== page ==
So while Alfie Kohn in The Homework Myth
questions the need to assign homework as the default option, he also proposes a few ways to make homework better if it must be assigned.
First, homework should never be assigned for the sake of homework. For every assignment given, it should be asked what theory of learning is at its base? Does it involve active or passive learning? Does it have students wrestling with ideas or do they just have to follow directions? If the homework doesn’t actually contribute to real learning, it shouldn’t be assigned.
Homework should be given if it is an activity that is suited for the home. The question should be asked – why can’t this be done at school? Homework should make a meaningful connection between learning taking place at school and life at home. It shouldn’t take away from life at home, but enrich and expand it. So projects where a child interviews a parent or experiments in the kitchen help make those connections.
Homework should help children engage in natural learning with adults. Interactive and intergenerational activities like cooking, doing crosswords, and surfing the internet strengthen the family and learning. Doing normal activities together is more organic and does more for “family values” than the nightly fights that homework brings to most families.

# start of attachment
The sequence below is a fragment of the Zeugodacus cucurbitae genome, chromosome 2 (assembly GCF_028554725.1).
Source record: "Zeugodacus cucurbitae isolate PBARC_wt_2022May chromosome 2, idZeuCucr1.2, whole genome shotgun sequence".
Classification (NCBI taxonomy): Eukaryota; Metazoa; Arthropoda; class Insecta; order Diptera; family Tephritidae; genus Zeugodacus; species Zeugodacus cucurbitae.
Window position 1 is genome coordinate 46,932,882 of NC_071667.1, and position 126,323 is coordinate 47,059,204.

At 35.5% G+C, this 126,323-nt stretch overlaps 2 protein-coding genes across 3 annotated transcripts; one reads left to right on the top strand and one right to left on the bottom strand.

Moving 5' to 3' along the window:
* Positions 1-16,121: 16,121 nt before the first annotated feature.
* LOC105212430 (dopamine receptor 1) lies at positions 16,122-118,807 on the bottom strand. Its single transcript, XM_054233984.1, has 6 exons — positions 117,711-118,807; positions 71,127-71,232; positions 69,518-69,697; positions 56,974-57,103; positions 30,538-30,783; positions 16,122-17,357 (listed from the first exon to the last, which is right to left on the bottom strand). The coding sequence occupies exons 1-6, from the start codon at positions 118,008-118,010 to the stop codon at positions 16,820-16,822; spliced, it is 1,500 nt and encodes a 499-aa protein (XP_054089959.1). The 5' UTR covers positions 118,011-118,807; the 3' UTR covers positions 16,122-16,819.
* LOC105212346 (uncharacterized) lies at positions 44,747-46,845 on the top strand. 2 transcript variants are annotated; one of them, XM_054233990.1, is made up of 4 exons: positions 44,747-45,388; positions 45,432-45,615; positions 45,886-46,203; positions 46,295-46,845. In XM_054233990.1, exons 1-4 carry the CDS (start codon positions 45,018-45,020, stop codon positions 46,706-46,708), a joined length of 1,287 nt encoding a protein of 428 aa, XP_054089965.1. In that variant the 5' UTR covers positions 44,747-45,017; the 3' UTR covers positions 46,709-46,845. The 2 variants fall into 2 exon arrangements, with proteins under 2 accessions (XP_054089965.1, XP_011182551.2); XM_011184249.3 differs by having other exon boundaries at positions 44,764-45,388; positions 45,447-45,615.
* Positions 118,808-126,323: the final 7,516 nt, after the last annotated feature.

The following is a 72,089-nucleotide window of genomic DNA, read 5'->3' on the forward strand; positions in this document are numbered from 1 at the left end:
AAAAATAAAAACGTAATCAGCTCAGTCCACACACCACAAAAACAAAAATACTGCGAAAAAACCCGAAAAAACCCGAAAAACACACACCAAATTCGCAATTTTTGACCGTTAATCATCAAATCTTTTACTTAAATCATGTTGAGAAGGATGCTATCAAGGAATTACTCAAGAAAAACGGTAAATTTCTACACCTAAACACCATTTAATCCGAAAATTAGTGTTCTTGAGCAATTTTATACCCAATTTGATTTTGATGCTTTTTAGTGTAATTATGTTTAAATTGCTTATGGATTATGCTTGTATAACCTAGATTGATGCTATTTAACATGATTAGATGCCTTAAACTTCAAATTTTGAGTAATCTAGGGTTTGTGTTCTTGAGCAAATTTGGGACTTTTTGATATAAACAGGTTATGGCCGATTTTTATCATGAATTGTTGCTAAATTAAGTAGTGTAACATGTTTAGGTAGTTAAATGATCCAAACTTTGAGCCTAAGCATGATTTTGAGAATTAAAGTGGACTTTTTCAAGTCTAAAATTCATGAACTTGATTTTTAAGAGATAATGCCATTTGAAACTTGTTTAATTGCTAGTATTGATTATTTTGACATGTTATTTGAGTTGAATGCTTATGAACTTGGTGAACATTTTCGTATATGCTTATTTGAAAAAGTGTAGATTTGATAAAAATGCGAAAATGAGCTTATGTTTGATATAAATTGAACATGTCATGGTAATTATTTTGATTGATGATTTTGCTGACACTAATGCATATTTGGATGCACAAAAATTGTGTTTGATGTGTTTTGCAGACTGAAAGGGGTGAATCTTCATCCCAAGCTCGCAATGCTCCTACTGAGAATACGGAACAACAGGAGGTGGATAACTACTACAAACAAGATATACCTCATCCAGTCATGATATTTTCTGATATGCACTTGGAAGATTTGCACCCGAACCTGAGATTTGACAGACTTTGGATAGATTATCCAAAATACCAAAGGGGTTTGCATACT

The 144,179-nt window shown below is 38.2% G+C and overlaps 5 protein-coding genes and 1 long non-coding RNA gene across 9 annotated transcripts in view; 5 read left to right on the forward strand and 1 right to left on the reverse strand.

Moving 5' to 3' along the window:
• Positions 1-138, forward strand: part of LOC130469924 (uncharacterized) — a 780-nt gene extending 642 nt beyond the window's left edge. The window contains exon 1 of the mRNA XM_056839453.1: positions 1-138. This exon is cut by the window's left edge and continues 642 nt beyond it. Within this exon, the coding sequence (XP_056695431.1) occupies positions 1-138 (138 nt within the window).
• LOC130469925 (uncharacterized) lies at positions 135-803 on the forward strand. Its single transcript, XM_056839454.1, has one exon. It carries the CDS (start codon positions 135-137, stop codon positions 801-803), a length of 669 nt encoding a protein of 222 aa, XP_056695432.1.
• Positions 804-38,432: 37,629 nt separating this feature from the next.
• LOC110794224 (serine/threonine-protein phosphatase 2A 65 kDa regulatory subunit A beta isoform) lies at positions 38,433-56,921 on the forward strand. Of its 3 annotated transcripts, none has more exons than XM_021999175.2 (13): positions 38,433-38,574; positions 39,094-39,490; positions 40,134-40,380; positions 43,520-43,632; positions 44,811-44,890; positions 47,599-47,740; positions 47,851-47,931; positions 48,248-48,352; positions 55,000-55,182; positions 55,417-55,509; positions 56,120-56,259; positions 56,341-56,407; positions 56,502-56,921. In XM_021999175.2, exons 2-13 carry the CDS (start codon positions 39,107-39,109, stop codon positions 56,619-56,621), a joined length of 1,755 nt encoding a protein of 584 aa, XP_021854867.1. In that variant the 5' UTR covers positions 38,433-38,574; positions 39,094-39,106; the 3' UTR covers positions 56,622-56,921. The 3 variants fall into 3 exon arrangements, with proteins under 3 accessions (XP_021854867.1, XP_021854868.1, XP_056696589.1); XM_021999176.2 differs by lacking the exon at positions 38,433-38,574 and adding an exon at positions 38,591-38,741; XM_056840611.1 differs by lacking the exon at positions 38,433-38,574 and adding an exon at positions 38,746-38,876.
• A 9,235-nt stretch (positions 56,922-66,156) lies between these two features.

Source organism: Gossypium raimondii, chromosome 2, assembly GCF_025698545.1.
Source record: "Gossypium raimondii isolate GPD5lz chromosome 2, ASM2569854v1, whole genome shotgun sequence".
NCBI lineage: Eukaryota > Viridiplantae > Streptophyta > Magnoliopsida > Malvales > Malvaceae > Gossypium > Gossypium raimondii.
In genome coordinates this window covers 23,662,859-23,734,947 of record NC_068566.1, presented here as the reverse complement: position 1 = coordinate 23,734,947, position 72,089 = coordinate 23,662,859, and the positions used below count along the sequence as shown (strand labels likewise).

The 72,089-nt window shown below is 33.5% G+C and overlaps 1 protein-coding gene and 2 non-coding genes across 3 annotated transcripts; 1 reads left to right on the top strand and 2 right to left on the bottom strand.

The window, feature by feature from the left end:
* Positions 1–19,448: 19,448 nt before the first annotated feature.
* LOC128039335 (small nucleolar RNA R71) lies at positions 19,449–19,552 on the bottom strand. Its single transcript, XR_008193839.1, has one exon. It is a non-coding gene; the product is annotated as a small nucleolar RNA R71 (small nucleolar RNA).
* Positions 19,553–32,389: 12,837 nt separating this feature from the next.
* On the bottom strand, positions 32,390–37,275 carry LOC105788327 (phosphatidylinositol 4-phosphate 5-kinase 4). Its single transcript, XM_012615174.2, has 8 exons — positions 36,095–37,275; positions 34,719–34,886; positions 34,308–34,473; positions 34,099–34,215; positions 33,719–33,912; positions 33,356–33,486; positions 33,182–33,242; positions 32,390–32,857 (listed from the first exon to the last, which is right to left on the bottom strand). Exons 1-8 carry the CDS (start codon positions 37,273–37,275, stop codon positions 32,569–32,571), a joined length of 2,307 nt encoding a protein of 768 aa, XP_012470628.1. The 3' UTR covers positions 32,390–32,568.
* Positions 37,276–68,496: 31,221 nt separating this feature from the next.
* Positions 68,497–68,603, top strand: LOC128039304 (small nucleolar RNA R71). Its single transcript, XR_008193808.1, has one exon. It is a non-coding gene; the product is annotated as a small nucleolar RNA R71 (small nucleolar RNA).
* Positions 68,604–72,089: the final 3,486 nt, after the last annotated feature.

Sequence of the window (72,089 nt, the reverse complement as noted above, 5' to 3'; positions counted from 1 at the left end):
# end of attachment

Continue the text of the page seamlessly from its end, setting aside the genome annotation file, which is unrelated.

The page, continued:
The best homework is just asking children to read (or be read to) books of their choosing. The value of sustained reading is tremendous and gives children ownership of their learning. The truncated out-of-context articles children usually have to read for the sole purpose of learning vocabulary doesn’t do much for them. Neither does imposing random constraints on the reading like assigning a certain number of pages or minutes or rewarding the child for doing something enjoyable. (students who used to get lost in books will stop reading after the quota has been met). IMHO this would have been the perfect type of homework. I always complained that I never had time to read because I had too much homework (which I remember consisting of massive amounts of worksheets).
And it should always be kept in mind that children are expected to live their life. They need time to read for pleasure, make friends and socialize with them, get some exercise, go to church, get some rest, or just be a child. Jobs (and school is a child’s job) that take up all your time day and night are not healthy (ha, speaking as someone in ministry…). There has to be time for self-reflection, creativity, family, and community. Some things are far more valuable than giving into a system that doesn’t even support the same basic values as you do.
Labels: Book Reviews, parenting